Probably Springfield

Returning home from an A Cappella competition in Eugene, Oregon, yesterday, we passed through Unionvale and got to wondering about the most common town name in the United States. I decided that Springfield must be the winner and wasn’t even close.

Springfield places 4th. We put Springfield into our GPS and 30 popped up. But then I used my phone to google “most common town name” and Wikipedia listed only 28. I still haven’t figured out the 2-town discrepancy, but the Springfields Ruth and I have repeatedly been to are in Illinois, Massachusetts, Ohio, Oregon, Tennessee, and Virginia. So, trivia time. What’s the largest Springfield in the US?

The answer surprised me. It’s the one in Missouri. Even though I’m from this State, its Springfield isn’t the one with which I’m most familiar. That would be the one in Illinois with, thanks partially to a notable President, some of our Country’s most popular tourist attractions– the Abraham Lincoln Presidential Museum, home, and tomb site, Frank Lloyd Wright’s Dana-Thomas House, and 2 very worthwhiles, the nearby New Salem State Historic Site and the excellent Illinois State Museum on South Spring Street.

Springfield, Massachusetts’ #1 attraction is the Basketball Hall of Fame, and I learned while doing research that this is fitting since basketball was invented here. I scrolled comments about BHoF and found them running toward the positive–“fun and interactive…if you’re a basketball fan, this is a must!…a first rate museum.” Next time Ruth and I are in New England….

Springfield, Missouri’s attractions seemed a bit more specific to special interests–Bass Pro Shops Outdoor World, Assemblies of God National Office, Askinosie Chocolate, etc.

Getting back to the main subject, the most common town name and clear winner is (drum roll) Greenville. There are 49 of them according to Wikipedia. It’s such a generic and popular name that only 3 states don’t have a Greenville. I’ll give you a minute or two to ponder which 3.

Other Greenville facts. No American Greenville has more than 100,000 citizens. In fact, most are very small. Rand McNally doesn’t even list Greenville, Arkansas, or put it on the State map. The biggest Greenville, so far as I can tell, is the one in North Carolina, also known as BMX Pro Town USA, with almost 85,000 citizens. Yet more trivia. “Greenville is one of the major transmitter sites for Voice of America shortwave broadcasts…” according to Wikipedia. Greenville, South Carolina, originally called Pleasantburg, comes in second with more than 58,000 people. Third is Greenville, Mississippi, population almost 43,000. Then there’s “Chock Full of History” Greenville, Ohio, and 44 others. To be determined later is why all the big Greenville’s are in The South and why Southerners like really generic town names–Springdale, Alma, Monroe, Columbus, and so on.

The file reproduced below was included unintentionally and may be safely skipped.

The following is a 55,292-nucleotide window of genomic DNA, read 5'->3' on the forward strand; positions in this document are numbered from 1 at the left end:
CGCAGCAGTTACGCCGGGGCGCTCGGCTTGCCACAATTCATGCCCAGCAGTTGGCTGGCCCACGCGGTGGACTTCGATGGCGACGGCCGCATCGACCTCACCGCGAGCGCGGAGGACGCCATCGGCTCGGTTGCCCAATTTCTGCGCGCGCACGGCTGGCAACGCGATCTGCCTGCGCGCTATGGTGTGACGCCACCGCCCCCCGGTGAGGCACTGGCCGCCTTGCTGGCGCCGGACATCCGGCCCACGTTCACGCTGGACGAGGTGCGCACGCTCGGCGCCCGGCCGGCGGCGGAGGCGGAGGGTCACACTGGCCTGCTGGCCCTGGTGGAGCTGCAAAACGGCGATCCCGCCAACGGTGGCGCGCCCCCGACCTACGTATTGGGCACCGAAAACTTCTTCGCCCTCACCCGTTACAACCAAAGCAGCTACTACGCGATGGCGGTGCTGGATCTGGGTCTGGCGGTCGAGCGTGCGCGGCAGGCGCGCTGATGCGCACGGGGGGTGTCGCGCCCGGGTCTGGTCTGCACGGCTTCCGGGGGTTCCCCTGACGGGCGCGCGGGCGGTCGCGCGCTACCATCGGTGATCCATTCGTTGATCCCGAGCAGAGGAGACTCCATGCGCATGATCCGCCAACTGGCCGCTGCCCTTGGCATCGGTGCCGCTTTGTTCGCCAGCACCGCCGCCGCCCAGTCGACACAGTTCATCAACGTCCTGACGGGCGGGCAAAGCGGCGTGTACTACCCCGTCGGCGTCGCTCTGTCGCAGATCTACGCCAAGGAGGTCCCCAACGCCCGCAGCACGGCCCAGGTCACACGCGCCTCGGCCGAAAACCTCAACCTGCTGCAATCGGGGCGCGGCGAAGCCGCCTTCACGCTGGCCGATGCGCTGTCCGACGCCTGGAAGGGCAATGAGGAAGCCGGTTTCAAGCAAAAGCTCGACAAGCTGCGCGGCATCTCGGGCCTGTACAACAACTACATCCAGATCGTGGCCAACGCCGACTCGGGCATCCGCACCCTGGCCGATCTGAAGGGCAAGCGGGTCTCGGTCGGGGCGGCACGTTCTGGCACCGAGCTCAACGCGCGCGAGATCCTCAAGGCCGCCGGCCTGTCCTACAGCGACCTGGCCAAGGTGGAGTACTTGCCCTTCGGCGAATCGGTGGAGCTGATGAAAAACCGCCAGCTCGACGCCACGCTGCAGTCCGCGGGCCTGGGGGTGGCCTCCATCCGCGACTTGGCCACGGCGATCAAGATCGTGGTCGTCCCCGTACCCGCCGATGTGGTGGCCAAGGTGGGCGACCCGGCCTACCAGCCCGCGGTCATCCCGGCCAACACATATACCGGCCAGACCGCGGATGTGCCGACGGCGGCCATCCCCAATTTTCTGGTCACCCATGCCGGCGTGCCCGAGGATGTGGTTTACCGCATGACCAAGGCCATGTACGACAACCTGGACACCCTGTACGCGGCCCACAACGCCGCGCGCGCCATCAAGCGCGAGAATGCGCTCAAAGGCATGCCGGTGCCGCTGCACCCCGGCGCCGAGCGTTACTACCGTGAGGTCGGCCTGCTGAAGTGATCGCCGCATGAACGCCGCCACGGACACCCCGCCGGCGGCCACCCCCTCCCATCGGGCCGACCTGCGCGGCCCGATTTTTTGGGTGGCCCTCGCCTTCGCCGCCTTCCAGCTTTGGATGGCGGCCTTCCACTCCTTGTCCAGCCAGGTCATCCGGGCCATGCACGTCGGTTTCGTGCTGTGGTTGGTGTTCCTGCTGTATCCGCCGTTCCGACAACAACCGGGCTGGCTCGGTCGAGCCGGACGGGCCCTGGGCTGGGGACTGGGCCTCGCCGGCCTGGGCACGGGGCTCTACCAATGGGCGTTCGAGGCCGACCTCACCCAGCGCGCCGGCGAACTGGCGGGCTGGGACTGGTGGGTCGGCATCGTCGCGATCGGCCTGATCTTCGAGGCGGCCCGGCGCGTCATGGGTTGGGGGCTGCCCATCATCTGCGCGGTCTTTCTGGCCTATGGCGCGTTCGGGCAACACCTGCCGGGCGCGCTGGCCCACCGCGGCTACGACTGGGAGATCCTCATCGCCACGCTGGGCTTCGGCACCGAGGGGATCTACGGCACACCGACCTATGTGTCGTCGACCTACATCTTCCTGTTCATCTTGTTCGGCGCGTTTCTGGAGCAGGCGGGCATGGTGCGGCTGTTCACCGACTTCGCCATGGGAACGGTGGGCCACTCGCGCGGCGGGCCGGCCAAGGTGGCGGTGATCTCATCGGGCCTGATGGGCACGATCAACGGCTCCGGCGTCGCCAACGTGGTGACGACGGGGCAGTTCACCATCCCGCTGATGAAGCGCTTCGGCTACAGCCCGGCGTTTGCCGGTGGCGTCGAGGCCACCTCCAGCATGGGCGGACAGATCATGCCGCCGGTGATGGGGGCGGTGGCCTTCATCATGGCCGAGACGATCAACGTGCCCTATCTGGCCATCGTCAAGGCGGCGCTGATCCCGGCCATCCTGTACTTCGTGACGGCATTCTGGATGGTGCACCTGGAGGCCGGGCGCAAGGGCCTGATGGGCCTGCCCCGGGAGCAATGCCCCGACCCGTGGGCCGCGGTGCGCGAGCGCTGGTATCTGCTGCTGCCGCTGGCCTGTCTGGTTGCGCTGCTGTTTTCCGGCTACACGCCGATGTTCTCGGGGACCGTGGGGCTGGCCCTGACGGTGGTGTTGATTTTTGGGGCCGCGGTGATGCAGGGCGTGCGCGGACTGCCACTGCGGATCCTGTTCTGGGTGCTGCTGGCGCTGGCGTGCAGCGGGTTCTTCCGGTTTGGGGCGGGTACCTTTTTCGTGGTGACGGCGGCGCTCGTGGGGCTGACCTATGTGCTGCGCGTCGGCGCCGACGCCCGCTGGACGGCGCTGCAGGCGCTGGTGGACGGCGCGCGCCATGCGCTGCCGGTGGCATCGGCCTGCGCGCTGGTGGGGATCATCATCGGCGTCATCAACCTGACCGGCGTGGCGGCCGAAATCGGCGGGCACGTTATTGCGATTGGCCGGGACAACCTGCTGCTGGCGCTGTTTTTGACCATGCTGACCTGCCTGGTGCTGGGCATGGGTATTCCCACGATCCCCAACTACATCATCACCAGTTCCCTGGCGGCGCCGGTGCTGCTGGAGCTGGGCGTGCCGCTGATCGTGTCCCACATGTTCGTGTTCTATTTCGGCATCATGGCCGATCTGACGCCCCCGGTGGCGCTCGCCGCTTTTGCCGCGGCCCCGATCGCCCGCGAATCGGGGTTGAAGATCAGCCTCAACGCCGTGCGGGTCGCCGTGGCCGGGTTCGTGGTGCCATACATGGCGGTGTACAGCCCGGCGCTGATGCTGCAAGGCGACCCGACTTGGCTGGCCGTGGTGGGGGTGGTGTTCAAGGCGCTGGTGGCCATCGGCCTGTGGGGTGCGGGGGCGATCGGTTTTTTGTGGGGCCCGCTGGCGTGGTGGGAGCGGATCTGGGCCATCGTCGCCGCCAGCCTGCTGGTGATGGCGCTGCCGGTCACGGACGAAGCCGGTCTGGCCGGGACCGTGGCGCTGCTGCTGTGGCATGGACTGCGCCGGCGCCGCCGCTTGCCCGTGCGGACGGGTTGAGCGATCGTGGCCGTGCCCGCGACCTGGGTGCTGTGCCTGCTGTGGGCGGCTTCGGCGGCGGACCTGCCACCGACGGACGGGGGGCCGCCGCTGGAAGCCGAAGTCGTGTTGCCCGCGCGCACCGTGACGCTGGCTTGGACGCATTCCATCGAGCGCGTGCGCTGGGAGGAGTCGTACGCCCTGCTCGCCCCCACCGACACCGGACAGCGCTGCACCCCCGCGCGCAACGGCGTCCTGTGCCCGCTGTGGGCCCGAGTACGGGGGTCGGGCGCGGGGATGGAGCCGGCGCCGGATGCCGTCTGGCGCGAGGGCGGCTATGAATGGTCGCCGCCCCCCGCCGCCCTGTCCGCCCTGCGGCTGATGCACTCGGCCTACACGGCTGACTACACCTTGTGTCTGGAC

OK. The 3 states without a Greenville are: South Dakota (fairly understandable), Hawaii (totally understandable), and Washington (shocking!). I live in Washington, one of the greenest states once you get west of the Cascades.

There are 30 Franklin’s in the US so it comes in 3rd, probably quite a salute to founding father Benjamin. I’m sure there are lots of nice Franklins out there, but I don’t recall being in too many of them except for Franklin, Tennessee, home to Ashley Judd, Brad Paisley, George Jones, Miley Cyrus, etc. and frequent movie set —The Country Bears, At Close Range, Hannah Montana–and premiere site–Friday Night Lights, which was actually shot in Texas.

There are even more Clintons than Springfields, and Clinton has the distinction of being the town(s) I’ve been through the most–Illinois, Iowa, Arkansas, New York. etc. I should have thought of it for first place.

Oh, oh. I can see this turning into a major personal trivia game and, therefore, a major headache. Bring it on!

Hank

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About roadsrus

Since the beginning, I've had to avoid writing about the downside of travel in order to sell more than 100 articles. Just because something negative happened doesn't mean your trip was ruined. But tell that to publishers who are into 5-star cruise and tropical beach fantasies. I want to tell what happened on my way to the beach, and it may not have been all that pleasant. My number one rule of the road is...today's disaster is tomorrow's great story. My travel experiences have appeared in about twenty magazines and newspapers. I've been in all 50 states more than once and more than 50 countries. Ruth and I love to travel internationally--Japan, Canada, China, Argentina, Hungary, Iceland, Italy, etc. Within the next 2 years we will have visited all of the European countries. But our favorite destination is Australia. Ruth and I have been there 9 times. I've written a book about Australia's Outback, ALONE NEAR ALICE, which is available through both Amazon & Barnes & Noble. My first fictional work, MOVING FORWARD, GETTING NOWHERE, has recently been posted on Amazon. It's a contemporary, hopefully funny re-telling of The Odyssey. View all posts by roadsrus

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